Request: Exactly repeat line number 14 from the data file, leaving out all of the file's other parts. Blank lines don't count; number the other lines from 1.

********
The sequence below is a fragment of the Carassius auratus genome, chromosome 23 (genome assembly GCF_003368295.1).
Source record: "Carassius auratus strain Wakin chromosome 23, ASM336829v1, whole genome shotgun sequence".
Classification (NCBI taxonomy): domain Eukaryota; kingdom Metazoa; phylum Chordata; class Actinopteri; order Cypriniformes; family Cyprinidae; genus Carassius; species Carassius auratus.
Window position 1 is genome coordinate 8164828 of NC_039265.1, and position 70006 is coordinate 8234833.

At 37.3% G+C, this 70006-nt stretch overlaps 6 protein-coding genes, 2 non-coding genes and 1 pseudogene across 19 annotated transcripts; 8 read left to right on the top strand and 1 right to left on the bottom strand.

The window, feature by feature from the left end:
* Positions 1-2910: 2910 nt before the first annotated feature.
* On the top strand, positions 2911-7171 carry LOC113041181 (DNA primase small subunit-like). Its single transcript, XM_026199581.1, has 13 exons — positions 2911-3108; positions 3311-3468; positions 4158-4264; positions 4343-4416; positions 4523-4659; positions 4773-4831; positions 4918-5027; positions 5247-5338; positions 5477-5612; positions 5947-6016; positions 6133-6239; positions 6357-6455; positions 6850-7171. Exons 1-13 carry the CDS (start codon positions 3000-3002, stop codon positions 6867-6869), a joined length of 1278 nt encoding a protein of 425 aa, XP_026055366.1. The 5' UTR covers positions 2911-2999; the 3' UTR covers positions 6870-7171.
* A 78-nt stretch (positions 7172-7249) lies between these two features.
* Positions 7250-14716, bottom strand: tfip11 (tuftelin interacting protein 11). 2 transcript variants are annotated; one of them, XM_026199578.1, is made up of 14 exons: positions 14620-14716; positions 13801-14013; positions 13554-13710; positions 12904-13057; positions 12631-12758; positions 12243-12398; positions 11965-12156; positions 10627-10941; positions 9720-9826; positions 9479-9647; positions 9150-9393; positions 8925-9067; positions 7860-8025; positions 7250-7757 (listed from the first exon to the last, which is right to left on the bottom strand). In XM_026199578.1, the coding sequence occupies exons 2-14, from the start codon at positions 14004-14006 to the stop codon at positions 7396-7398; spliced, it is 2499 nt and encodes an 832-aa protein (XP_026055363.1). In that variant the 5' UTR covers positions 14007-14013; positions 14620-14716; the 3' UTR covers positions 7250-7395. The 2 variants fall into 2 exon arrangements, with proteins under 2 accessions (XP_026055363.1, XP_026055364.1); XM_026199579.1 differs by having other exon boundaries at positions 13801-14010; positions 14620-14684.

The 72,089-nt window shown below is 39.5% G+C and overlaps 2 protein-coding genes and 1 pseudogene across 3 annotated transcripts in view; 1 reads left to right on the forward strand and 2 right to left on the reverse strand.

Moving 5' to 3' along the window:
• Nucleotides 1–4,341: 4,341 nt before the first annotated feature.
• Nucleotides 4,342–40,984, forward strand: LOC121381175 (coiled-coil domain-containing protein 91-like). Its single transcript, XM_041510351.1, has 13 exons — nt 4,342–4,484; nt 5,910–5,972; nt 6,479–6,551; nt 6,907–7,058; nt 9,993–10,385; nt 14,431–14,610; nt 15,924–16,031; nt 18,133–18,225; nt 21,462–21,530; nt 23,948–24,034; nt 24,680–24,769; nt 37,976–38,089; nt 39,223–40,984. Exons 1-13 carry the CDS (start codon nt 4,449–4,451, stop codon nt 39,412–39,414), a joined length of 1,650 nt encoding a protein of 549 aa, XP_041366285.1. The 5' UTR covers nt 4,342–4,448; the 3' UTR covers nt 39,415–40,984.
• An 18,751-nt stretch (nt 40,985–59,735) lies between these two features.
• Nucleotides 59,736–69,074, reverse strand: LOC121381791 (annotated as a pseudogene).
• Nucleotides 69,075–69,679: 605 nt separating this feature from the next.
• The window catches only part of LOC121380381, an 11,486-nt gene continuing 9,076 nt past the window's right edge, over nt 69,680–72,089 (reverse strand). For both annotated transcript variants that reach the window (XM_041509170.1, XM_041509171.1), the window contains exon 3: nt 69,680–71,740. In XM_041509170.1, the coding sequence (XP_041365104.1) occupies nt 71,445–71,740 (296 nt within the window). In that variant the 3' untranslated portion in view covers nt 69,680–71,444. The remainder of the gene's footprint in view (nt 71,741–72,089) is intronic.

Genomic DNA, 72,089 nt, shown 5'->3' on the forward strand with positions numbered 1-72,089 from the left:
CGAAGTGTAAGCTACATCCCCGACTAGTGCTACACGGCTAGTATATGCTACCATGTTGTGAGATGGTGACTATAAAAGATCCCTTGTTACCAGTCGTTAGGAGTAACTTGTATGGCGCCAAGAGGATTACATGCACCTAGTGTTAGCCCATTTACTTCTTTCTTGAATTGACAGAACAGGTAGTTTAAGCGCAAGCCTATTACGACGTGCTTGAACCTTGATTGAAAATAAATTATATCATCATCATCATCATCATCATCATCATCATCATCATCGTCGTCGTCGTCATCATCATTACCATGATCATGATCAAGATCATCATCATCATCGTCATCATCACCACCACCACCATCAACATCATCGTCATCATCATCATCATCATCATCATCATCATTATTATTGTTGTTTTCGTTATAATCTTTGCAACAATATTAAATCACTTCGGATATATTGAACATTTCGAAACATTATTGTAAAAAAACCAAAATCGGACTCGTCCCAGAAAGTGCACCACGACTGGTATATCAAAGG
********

• Nucleotides 4,342–40,984, forward strand: LOC121381175 (coiled-coil domain-containing protein 91-like). Its single transcript, XM_041510351.1, has 13 exons — nt 4,342–4,484; nt 5,910–5,972; nt 6,479–6,551; nt 6,907–7,058; nt 9,993–10,385; nt 14,431–14,610; nt 15,924–16,031; nt 18,133–18,225; nt 21,462–21,530; nt 23,948–24,034; nt 24,680–24,769; nt 37,976–38,089; nt 39,223–40,984. Exons 1-13 carry the CDS (start codon nt 4,449–4,451, stop codon nt 39,412–39,414), a joined length of 1,650 nt encoding a protein of 549 aa, XP_041366285.1. The 5' UTR covers nt 4,342–4,448; the 3' UTR covers nt 39,415–40,984.